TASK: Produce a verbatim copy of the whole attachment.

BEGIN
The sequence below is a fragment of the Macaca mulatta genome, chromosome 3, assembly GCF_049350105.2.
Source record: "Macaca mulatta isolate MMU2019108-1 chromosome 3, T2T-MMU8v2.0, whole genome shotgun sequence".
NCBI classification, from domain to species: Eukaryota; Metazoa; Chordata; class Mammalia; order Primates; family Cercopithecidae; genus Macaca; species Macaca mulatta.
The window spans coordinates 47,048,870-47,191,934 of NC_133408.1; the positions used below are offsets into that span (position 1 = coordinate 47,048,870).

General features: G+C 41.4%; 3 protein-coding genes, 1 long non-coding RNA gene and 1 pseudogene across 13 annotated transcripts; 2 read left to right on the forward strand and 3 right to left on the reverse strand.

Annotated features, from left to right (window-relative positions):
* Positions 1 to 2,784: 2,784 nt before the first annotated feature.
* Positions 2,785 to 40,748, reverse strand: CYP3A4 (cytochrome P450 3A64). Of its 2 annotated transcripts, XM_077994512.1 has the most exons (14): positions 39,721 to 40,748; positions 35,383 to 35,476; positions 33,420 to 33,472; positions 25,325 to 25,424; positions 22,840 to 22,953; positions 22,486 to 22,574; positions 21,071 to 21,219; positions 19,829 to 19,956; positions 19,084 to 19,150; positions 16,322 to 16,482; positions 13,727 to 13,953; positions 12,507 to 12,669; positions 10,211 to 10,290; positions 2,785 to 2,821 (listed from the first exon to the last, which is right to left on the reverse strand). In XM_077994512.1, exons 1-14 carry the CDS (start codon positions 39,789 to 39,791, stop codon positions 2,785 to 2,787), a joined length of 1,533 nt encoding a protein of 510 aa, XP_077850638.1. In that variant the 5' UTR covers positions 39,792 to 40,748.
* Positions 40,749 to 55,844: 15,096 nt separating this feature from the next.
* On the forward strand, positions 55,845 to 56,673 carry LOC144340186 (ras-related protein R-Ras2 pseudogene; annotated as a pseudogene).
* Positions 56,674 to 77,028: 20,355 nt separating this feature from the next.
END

The sequence below is a fragment of the Macaca mulatta genome, chromosome 3, assembly GCF_049350105.2.
Source record: "Macaca mulatta isolate MMU2019108-1 chromosome 3, T2T-MMU8v2.0, whole genome shotgun sequence".
NCBI classification, from domain to species: Eukaryota; Metazoa; Chordata; class Mammalia; order Primates; family Cercopithecidae; genus Macaca; species Macaca mulatta.
The window spans coordinates 47,048,870-47,191,934 of NC_133408.1; the positions used below are offsets into that span (position 1 = coordinate 47,048,870).

General features: G+C 41.4%; 3 protein-coding genes, 1 long non-coding RNA gene and 1 pseudogene across 13 annotated transcripts; 2 read left to right on the forward strand and 3 right to left on the reverse strand.

Annotated features, from left to right (window-relative positions):
* Positions 1 to 2,784: 2,784 nt before the first annotated feature.
* Positions 2,785 to 40,748, reverse strand: CYP3A4 (cytochrome P450 3A64). Of its 2 annotated transcripts, XM_077994512.1 has the most exons (14): positions 39,721 to 40,748; positions 35,383 to 35,476; positions 33,420 to 33,472; positions 25,325 to 25,424; positions 22,840 to 22,953; positions 22,486 to 22,574; positions 21,071 to 21,219; positions 19,829 to 19,956; positions 19,084 to 19,150; positions 16,322 to 16,482; positions 13,727 to 13,953; positions 12,507 to 12,669; positions 10,211 to 10,290; positions 2,785 to 2,821 (listed from the first exon to the last, which is right to left on the reverse strand). In XM_077994512.1, exons 1-14 carry the CDS (start codon positions 39,789 to 39,791, stop codon positions 2,785 to 2,787), a joined length of 1,533 nt encoding a protein of 510 aa, XP_077850638.1. In that variant the 5' UTR covers positions 39,792 to 40,748.
* Positions 40,749 to 55,844: 15,096 nt separating this feature from the next.
* On the forward strand, positions 55,845 to 56,673 carry LOC144340186 (ras-related protein R-Ras2 pseudogene; annotated as a pseudogene).
* Positions 56,674 to 77,028: 20,355 nt separating this feature from the next.